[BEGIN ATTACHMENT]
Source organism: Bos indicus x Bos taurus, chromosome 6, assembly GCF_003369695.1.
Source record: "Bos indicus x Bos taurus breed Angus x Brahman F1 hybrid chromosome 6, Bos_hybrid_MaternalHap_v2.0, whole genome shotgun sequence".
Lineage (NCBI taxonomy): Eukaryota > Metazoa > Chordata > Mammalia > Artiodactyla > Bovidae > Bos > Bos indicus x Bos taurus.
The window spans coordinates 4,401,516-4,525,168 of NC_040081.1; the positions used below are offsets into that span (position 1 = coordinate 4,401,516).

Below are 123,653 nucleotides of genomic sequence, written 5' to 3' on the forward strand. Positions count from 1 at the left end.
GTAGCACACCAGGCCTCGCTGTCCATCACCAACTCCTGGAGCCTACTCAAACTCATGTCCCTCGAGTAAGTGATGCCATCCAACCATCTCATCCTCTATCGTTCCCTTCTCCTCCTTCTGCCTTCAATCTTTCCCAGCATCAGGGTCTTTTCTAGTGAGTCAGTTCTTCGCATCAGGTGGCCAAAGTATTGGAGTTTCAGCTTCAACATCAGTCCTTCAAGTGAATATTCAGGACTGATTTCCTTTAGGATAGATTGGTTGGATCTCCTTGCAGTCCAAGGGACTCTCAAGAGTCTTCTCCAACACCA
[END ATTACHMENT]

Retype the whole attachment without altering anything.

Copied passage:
Source organism: Bos indicus x Bos taurus, chromosome 6, assembly GCF_003369695.1.
Source record: "Bos indicus x Bos taurus breed Angus x Brahman F1 hybrid chromosome 6, Bos_hybrid_MaternalHap_v2.0, whole genome shotgun sequence".
Lineage (NCBI taxonomy): Eukaryota > Metazoa > Chordata > Mammalia > Artiodactyla > Bovidae > Bos > Bos indicus x Bos taurus.
The window spans coordinates 4,401,516-4,525,168 of NC_040081.1; the positions used below are offsets into that span (position 1 = coordinate 4,401,516).

Below are 123,653 nucleotides of genomic sequence, written 5' to 3' on the forward strand. Positions count from 1 at the left end.
GTAGCACACCAGGCCTCGCTGTCCATCACCAACTCCTGGAGCCTACTCAAACTCATGTCCCTCGAGTAAGTGATGCCATCCAACCATCTCATCCTCTATCGTTCCCTTCTCCTCCTTCTGCCTTCAATCTTTCCCAGCATCAGGGTCTTTTCTAGTGAGTCAGTTCTTCGCATCAGGTGGCCAAAGTATTGGAGTTTCAGCTTCAACATCAGTCCTTCAAGTGAATATTCAGGACTGATTTCCTTTAGGATAGATTGGTTGGATCTCCTTGCAGTCCAAGGGACTCTCAAGAGTCTTCTCCAACACCA